Welcome to “Tonal Diversions”, a classical music appreciation blog. Through these articles I hope not only to bring your attention to specific musical works, but also to open the door to exploration within the world of classical music. While I will use music theory terms when talking about a piece, I will try not to overwhelm (or at least I’ll give a warning!). For those new to music theory, you may find the following sites helpful: Ricci Adams’ Musictheory.net and Virginia Tech Multimedia Music Dictionary. I’ve also added a music theory cheat sheet page. It’s a permanent link immediately under my header picture. I’ll also link to it now and then from within posts.
Music appreciation is not limited to those who have formal training in music. Even classical music, which I think seems intimidating to many people, can be accessible to anyone. You may not know the technical terms as to why you like something, but that doesn’t negate the fact that you like it. For me, I feel knowing the technical terms and music theory enhances the reasons I like the piece, though I would still like the piece even if I didn’t know exactly why! I loved music long before I had any training in it beyond my childhood piano lessons (which did eventually lead me to a Bachelor of Music degree). And thanks to cartoons such as Bugs Bunny and Disney’s Fantasia, we probably all know more classical music than we realize.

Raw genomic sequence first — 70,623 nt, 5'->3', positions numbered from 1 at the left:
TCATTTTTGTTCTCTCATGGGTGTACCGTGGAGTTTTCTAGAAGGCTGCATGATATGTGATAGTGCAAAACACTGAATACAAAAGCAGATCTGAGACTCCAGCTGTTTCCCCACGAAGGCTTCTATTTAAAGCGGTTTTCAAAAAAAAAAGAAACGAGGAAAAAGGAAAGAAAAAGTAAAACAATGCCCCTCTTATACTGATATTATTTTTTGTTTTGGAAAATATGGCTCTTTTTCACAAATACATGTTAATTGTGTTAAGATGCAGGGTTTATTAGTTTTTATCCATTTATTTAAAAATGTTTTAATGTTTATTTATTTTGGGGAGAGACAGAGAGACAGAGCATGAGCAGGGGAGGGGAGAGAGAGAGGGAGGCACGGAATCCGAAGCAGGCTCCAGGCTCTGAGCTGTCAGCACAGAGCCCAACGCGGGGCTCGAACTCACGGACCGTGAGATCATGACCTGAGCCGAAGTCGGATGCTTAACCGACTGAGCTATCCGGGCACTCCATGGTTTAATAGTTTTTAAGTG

The pieces I discuss will be, simply put, pieces I like. There are plenty of books and blogs that cover “must-listen” classical pieces, or historically important ones, or pieces that you “should” like as a Proper Classical Music Enthusiast. I may cover some of those works, but it’s because I enjoy them. So I suppose I should post a disclaimer that this will skew heavily toward the Romantic era and later (Beethoven and Brahms onward) and that I have a particular fondness for wind music (concert band pieces, works for clarinet, etc.). But I’m sure some other pieces will sneak their way into the blog!
For some pieces I might highlight themes, moods, and the like**. Other times I might delve more into the music theory side of things, talking about keys, chords, and more. I will include time marks now and then to indicate when to listen for something I’ve pointed out (i.e. listen for the main theme beginning at 0:15).
So sit back, grab your speakers or headphones, and enjoy the ride!
**Theme: A melody or rhythmic phrase upon which the piece is built.
Mood: Does the piece sound happy or sad? Solemn or frantic?
Key: The series of notes (usually a scale) that form the main tonality of the piece.
Chord: Two or more notes played simultaneously.